The great thing about the software is how easy it is to get help. There is a “Help” feature right on the main budgeting page, so you can type in a question anytime and find the answer. There are also written guides, or live classes you’re encouraged to take, to help you understand online budgeting.
Another key is the “Age of Your Money” feature. For the first few days, I just saw question marks here, but eventually, the software determined the age of our money was 4 days. In YNAB land, that’s very “young” money. Eventually, you want to get to the point where your money is 30 days or older, so that you’re budgeting from last month’s money. YNAB founder Jesse Mecham explains that people do this by saving, selling things, and applying bonus amounts to their budget.
It’s one of the four core rules of the site:
- You decide where your money goes before you spend it (giving every dollar a name).
- You break your yearly or bi-yearly bills into monthly savings goals.
- You change your budget as you need to.
- You spend last month’s money.
How has YNAB worked for our family in a way that’s different from the past? Well, first of all, I am only allowed to budget the money I have in my accounts, which is different than before. In the past, I could budget for next month based on next month’s earnings, and save the profile and fill it in when the money came in. Now, because of the way the software will go red if you overspend, I really need to wait to budget for next month when the money comes in.
If we think about the Cue-Behavior-Reward cycle, then that big red money balloon at the top of the page has acted as a cue to discourage me from overspending.
This feature is great because it encourages me to wait and budget when there’s money in the bank. I don’t like to see it go red, so I’ve been waiting to budget for a category until we have money there, or it’s time to (so I haven’t budgeted anything for February yet). I have always wanted to get one month ahead on budgeting, so I think this will be a strong motivator to do that.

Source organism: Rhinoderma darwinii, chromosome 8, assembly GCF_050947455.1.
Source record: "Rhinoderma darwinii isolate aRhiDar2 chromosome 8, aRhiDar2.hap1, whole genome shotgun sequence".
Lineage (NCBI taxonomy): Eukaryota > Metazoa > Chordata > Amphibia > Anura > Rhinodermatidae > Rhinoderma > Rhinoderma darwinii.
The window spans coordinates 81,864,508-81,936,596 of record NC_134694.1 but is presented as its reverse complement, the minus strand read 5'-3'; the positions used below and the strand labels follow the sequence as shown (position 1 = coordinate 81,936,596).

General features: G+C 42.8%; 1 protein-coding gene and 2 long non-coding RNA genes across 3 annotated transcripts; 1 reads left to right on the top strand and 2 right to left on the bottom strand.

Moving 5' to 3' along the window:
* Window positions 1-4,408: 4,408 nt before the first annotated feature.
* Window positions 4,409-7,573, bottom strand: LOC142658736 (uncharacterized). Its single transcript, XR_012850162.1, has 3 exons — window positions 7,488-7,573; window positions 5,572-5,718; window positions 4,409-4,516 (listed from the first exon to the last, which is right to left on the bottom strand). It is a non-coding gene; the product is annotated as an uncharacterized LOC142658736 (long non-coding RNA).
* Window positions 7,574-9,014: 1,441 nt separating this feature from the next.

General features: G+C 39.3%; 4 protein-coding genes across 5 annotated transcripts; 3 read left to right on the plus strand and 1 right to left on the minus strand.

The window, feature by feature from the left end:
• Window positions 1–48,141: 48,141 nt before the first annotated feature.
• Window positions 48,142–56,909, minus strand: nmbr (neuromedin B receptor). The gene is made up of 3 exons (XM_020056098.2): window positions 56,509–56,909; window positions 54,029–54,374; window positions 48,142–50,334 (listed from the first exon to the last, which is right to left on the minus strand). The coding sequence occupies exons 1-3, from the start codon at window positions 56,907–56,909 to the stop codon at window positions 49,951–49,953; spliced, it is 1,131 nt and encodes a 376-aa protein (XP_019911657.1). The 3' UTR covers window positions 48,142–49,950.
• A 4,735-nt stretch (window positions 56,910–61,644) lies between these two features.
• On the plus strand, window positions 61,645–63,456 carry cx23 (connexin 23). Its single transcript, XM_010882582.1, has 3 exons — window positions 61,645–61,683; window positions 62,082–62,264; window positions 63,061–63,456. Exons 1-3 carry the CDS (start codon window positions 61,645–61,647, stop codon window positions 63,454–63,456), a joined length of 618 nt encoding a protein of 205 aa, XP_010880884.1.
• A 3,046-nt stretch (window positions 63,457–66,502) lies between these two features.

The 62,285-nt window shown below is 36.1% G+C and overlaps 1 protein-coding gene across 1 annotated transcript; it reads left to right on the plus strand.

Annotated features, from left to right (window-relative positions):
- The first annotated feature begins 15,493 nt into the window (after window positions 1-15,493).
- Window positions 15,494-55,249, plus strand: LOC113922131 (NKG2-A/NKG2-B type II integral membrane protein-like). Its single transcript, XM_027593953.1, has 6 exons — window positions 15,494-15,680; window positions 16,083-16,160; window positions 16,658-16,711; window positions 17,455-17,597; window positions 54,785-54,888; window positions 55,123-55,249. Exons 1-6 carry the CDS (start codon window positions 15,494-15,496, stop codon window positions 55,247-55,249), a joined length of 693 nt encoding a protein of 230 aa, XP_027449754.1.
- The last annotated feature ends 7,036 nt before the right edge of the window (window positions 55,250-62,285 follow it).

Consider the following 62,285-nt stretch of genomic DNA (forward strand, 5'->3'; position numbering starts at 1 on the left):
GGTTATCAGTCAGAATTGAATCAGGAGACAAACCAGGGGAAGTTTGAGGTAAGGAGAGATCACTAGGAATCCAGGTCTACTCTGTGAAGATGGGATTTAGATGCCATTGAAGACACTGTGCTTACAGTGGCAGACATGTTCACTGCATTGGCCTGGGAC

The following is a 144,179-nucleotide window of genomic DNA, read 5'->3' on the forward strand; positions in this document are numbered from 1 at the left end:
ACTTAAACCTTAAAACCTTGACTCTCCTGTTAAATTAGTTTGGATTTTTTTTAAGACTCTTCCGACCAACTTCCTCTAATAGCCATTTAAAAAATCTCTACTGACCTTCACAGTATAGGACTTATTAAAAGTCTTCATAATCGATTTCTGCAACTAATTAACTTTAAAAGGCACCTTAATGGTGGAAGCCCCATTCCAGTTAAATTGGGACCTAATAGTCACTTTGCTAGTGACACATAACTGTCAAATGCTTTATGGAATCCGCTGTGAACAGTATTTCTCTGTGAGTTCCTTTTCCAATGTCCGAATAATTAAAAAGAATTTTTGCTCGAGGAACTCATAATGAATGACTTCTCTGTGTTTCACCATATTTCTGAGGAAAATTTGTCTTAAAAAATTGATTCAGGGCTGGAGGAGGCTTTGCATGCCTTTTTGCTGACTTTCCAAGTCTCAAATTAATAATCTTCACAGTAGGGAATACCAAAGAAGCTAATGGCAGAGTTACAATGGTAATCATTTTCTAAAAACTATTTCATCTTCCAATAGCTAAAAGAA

The reward for me has been the “Age of Your Money” feature. I received a paycheck and am waiting until next month to budget it so that the Age number will increase (we’re now at 6 days 39 days–we’re getting better).
I really find myself thinking about our budgeting categories as I go about my spending. The biggest area of savings so far has been our groceries. We live in an expensive area of the country for food, but I have been working to spend $70-$100 per week at the store. Our monthly grocery bill is less than half what it was last month! This is highly abnormal, and likely unsustainable, as we’ve eaten a lot of food we had on hand, but it does show the power that awareness has brought to my spending.
Currently, we’re applying all extra money to budgeting, and seeing if we can save up enough through spending less to get one month ahead. February will be a big month of expenses for our family, with a house repair to pay, car insurance, and part of an overdue tithe (I made an accounting error and underpaid). I expect that next month will be the real test for how my behavior changes, because we have so many expenses.
In a year with so many financial goals (paying off our apartment in Chile, saving for a new roof, a trip to Chile), we have to focus on our spending at the micro level to make sure it’s working as efficiently as possible. I’ll post an update at the end of the month on how we did.
Do you budget? What software do you use?